Spending on overtime by the Baltimore Police Department has dipped under a new union contract, but is still expected to reach a record high this year.
Budget director Andrew Kleine told a City Council committee that BPD’s fiscal 2015 overtime is now projected at $33 million, down from the $38 million estimated in December.
The latest figure is still $4 million above the $29 million spent by the department in 2014 – and $2 million over the previous high water mark of $31 million recorded under Mayor Martin O’Malley in 2006.
More Flexible Schedule
Kleine attributed lower overtime costs to a new patrol schedule for officers rolled out in January.
“Early returns from the implementation of the new schedule” have been favorable, Kleine said, but he warned that it is too early to tell whether the schedule will make a substantial dent in the agency’s habitual reliance on overtime.
The city’s new contract with the Fraternal Order of Police calls for a 13% wage increase over three years in return for more flexible work schedules and staffing.
“The contract was aimed at reducing the overtime budget – we hope,” Klein told the Council’s Budget and Appropriations Committee in a mid-year budget review on Tuesday.
Crime Initiatives and Casino Costs
Kleine said overtime costs in the department are driven by retirements and high turnover, which results in chronic understaffing. In addition, the “targeted crime reduction initiatives” announced by Police Commissioner Anthony W. Batts have added to spending.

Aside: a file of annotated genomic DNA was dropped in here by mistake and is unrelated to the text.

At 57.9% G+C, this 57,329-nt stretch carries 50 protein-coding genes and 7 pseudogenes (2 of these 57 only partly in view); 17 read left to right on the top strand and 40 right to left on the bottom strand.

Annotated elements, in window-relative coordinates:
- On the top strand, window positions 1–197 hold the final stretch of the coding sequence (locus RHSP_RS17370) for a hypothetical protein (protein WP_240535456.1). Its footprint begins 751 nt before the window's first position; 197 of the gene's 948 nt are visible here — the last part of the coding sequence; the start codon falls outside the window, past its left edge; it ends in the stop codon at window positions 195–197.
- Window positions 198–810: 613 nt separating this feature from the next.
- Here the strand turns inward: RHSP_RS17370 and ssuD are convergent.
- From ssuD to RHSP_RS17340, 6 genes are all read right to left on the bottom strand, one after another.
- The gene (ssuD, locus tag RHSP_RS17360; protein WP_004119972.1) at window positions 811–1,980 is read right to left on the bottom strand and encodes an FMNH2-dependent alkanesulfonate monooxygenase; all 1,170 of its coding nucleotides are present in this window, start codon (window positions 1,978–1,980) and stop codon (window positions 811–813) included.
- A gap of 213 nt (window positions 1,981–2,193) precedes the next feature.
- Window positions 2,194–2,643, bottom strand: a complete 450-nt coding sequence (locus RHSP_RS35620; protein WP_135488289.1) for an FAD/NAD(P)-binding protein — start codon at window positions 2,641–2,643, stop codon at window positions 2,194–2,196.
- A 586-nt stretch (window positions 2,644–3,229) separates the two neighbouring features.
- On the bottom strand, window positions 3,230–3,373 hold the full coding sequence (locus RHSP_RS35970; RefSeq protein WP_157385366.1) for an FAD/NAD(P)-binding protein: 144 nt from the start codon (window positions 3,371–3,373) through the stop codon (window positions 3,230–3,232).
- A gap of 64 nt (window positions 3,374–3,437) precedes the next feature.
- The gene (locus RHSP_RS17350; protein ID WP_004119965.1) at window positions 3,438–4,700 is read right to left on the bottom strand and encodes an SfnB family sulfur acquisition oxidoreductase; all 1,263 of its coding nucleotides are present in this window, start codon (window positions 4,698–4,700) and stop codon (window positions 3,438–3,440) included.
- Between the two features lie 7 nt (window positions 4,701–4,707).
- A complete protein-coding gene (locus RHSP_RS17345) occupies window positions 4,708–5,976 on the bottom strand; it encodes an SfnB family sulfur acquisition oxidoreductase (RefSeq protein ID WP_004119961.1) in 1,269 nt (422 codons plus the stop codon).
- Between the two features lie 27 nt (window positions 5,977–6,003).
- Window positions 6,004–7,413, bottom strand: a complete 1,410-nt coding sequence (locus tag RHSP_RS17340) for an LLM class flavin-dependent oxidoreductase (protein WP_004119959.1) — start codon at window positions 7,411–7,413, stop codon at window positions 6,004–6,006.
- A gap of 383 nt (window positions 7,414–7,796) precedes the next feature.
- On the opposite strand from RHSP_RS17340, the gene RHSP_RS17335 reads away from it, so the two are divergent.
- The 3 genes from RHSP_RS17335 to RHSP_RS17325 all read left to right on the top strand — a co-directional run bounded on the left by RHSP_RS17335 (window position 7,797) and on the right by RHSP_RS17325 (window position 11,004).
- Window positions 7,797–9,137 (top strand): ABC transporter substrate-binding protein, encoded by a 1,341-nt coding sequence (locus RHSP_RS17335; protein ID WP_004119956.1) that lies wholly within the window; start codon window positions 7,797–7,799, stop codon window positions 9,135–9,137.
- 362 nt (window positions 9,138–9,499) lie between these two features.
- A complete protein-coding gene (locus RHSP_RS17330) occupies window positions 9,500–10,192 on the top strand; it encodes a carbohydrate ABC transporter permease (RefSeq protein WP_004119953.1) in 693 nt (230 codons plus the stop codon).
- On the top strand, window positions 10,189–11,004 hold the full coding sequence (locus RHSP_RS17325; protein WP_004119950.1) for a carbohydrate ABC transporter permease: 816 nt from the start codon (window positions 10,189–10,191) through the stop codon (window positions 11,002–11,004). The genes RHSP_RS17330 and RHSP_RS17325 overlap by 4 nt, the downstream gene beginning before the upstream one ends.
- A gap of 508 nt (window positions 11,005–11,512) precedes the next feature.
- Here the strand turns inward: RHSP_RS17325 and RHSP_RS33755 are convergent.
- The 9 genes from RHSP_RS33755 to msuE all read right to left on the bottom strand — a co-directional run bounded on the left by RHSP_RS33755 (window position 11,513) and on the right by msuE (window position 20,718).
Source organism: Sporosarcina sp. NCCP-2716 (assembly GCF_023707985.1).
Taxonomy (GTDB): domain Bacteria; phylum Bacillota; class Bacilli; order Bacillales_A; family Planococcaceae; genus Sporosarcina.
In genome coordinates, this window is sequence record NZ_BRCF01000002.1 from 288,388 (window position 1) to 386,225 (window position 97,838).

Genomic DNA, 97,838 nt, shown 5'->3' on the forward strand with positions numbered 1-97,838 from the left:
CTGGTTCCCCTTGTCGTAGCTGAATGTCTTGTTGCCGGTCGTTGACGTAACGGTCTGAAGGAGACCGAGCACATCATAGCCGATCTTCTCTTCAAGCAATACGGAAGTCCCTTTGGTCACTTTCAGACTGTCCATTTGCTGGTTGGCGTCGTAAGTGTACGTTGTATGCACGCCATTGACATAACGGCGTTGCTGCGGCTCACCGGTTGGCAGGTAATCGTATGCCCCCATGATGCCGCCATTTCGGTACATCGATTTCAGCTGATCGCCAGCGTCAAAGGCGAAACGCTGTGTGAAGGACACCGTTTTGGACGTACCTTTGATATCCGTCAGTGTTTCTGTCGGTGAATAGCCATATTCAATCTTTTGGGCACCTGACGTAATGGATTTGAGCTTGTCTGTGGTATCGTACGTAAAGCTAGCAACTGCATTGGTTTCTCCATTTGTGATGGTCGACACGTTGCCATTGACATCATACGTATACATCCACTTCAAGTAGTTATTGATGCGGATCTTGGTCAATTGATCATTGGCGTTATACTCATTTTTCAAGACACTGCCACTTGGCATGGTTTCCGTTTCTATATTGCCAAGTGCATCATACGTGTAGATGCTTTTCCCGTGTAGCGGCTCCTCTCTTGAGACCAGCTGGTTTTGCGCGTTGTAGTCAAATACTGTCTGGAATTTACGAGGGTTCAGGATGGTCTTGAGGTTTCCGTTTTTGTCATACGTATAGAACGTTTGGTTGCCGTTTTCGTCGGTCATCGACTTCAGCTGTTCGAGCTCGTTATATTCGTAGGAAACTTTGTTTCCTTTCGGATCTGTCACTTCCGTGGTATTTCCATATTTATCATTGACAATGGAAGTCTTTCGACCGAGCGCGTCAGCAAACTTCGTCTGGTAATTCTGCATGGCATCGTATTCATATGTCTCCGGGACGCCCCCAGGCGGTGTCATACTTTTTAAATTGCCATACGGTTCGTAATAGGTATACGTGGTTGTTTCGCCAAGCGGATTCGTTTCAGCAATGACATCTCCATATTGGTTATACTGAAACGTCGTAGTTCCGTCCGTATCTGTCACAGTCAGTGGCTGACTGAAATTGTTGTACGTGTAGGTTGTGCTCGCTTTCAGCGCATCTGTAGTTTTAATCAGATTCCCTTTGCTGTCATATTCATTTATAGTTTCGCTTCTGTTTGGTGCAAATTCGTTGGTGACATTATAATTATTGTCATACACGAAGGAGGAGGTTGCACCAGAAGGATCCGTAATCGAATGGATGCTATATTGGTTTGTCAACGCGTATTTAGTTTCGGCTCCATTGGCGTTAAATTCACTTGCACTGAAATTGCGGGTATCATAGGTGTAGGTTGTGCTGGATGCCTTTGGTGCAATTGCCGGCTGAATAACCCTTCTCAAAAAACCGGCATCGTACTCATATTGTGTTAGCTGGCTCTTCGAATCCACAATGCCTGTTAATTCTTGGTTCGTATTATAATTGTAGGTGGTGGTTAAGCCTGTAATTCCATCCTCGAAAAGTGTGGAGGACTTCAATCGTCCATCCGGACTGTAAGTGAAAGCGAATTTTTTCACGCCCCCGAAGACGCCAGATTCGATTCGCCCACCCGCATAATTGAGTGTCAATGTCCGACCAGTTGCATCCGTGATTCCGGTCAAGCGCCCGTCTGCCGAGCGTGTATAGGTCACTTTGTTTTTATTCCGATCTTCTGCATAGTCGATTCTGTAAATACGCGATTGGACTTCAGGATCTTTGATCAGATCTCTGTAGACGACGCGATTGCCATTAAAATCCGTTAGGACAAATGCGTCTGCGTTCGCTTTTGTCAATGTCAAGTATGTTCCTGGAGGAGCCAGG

Another factor escalating overtime is the “casino mini-district” that was established last summer to coincide with the opening of the Horseshoe Casino on Russell Street.
The mini-district’s force of 18 officers and four supervisors is partially funded by $1.5 million in community impact grants coming from the casino, but also from overtime directly paid by the department. Police have not disclosed those costs.
The city had budgeted $20.5 million in police overtime this year, which leaves a gap of over $12 million, according to Kleine.
Some of those costs, however, will be paid by “funded vacancies.” This refers to a longtime practice by police (and other city agencies) to fund vacant positions that are not expected to be filled.
Through this accounting device, a department can dip into monies that have been accumulating in the empty positions to offset overspending as the budget year comes to a close.
Baltimore police have more than 200 funded vacancies, which will reduce their “net” overtime deficit to about $15.7 million this year, according to Kleine.
To offset the overtime deficit that is not paid for by funded vacancies, the department relies on supplemental spending bills that are presented (and routinely passed) by the City Council throughout the year.